While the jetty’s waters are one of the few places in SA I rarely think about sharks, I’m still never completely at ease. On March 18, 1926 a swimming teacher named Primrose “Kitty” Whyte was killed by a great white shark next to the jetty, while her horrified students and two young daughters watched on from above. Some folks’ll tell you she jumped from the jetty straight into the waiting jaws of the beast, but that sounds a bit rich if you ask me. Ironically Kitty had saved the life of a drowning swimmer at the same beach seven years earlier, earning her a Grand Diploma from the local Royal Lifesaving Association. She was buried in St Judes Cemetery, a kilometre away at the other end of Jetty Road, where my grandfather and the great Arctic Explorer Douglas Mawson also lie. A fountain erected in memory of Kitty by the women of Brighton in 1926 still sits at the foot of the jetty.
A guy once pulled a knife on a friend and me, not far from the fountain. He was a jaded old primary school chum of my friend and he waved the blade menacingly over the railings – with mock or sincere zeal we didn’t stay to find out. I’ve seen fights and blood spilled on sweaty summer nights when boozed up fellas from all over arrive en masse in their Commodores to lap up the serenity. And beer. Another friend of mine was once shoved off his skateboard by a snarling, bearded bikie, who then launched the board off the jetty, yelling, “Watch where you’re f#@ing going!” My mate had skated past about a metre away from the surly guy’s young son, which apparently is the threshold for sweet bikie justice. Another time I rocked up to the jetty on a scorching summer’s day to find a huge pack crowded around the Telstra tower, looking out to the glassy horizon. I gleaned from the growing crowd that a drunk had jumped off the jetty and started swimming for the horizon when at some point (around the time he disappeared) someone called the cops. Whispers revealed the guy had been both dumped by his girlfriend and lost his job that day, so had decided to get blind drunk and swim off into the sunset to die (so the story went). When the cops eventually grabbed him and dragged him back to shore on a rubber ducky, handcuffed and belligerent, I was mortified to discover it was a guy who lived across the road from me. I didn’t make eye contact with him for about six months after. We get all sorts down there in summer. Though it’s not unexpected with million-dollar sunsets that’d rival even the most hyped of Indo beaches.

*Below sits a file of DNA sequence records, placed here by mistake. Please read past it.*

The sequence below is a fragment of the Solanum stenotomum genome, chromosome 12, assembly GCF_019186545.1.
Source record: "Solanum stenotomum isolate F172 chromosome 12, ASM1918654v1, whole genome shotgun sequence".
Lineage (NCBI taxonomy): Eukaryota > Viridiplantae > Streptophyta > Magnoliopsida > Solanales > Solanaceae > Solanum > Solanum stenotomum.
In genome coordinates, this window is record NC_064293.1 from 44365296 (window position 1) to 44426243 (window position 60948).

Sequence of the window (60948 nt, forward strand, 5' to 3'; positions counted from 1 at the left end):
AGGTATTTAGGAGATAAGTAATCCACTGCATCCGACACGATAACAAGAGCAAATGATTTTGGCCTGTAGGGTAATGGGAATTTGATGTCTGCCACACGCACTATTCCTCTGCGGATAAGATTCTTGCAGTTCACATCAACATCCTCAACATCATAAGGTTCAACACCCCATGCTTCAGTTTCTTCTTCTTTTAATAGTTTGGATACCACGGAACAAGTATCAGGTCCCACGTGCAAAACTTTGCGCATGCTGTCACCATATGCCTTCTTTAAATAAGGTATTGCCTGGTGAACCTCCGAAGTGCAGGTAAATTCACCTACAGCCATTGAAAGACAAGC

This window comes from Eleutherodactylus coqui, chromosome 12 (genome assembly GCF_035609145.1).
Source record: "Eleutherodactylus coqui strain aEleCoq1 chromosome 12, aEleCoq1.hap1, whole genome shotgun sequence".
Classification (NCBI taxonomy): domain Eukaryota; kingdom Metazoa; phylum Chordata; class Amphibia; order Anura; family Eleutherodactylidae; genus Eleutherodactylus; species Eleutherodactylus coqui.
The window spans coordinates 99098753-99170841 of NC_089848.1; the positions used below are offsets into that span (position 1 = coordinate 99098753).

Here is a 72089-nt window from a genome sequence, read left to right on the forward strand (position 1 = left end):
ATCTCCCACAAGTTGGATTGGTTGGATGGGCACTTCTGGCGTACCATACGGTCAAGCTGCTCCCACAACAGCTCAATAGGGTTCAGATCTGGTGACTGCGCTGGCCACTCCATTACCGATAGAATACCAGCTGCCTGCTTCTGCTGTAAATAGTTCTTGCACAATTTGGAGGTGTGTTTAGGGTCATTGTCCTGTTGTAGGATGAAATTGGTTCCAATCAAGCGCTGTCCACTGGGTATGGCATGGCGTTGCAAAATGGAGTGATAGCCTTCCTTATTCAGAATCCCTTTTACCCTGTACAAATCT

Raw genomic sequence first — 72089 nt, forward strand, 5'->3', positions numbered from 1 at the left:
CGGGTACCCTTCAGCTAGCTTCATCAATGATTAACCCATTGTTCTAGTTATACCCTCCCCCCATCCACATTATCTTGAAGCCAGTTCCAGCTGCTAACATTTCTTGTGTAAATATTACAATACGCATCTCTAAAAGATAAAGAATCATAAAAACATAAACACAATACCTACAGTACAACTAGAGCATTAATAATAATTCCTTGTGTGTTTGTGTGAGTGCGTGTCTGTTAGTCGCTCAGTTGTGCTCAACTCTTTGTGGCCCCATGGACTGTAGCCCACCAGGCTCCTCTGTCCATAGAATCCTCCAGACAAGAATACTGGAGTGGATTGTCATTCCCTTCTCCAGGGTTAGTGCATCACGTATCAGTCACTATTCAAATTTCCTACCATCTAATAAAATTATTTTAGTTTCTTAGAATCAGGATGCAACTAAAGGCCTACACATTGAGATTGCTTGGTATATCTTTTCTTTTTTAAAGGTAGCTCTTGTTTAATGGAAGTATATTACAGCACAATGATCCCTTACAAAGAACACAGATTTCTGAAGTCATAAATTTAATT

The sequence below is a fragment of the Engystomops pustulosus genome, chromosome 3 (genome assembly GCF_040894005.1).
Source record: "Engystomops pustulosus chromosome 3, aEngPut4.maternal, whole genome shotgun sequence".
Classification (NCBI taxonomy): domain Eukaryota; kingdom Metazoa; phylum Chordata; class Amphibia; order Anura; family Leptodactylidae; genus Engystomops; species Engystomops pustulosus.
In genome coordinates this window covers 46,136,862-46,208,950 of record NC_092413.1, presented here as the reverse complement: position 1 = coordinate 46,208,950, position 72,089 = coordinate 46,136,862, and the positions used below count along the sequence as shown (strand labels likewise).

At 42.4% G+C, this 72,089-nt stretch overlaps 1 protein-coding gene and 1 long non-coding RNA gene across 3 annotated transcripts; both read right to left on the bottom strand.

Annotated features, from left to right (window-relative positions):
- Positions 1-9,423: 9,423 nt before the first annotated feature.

The jetty has been the scene for many a horrific pre-season football run – the beauty of the orange sun dipping below the Norfolk Island Pines and horizon completely at odds with the gut-busting long-distance slog and achy shins. It was also the scene of my first ANZAC Day Dawn Service. Hungover and bleary-eyed, it was where I first realised the gravity of those soldiers’ sacrifice, despite my throbbing headache. The arch of remembrance that sits afoot the jetty contains the names of the 114 folks from the area who served our country in World War I.
The first girl I ever loved dumped me at the foot of the jetty. Thankfully the sun had almost completely set when she told me she didn’t see it working, so no one had to see me blinking back the tears on the walk home. We eventually rekindled the romance only for her to dump me again a year later (this time not at the jetty). I’ve also found love – well, not of the enduring kind – at the jetty’s base. I was 19 and my dog, Freckles, took a liking to a black Labrador owned by an olive-skinned older woman, who subsequently took a liking to me (and I her). She asked me for coffee on Jetty Road and, well, I’ll leave the rest to your imagination. The jetty is a magical place all right.
While it mightn’t have the rustic charm of your classic small-town hardwood timber number, the Brighton Jetty is a pretty special place. If you’re ever down in its neck of the woods, make sure to take a stroll along its mystical length. Just remember to always give the bikies a wide berth.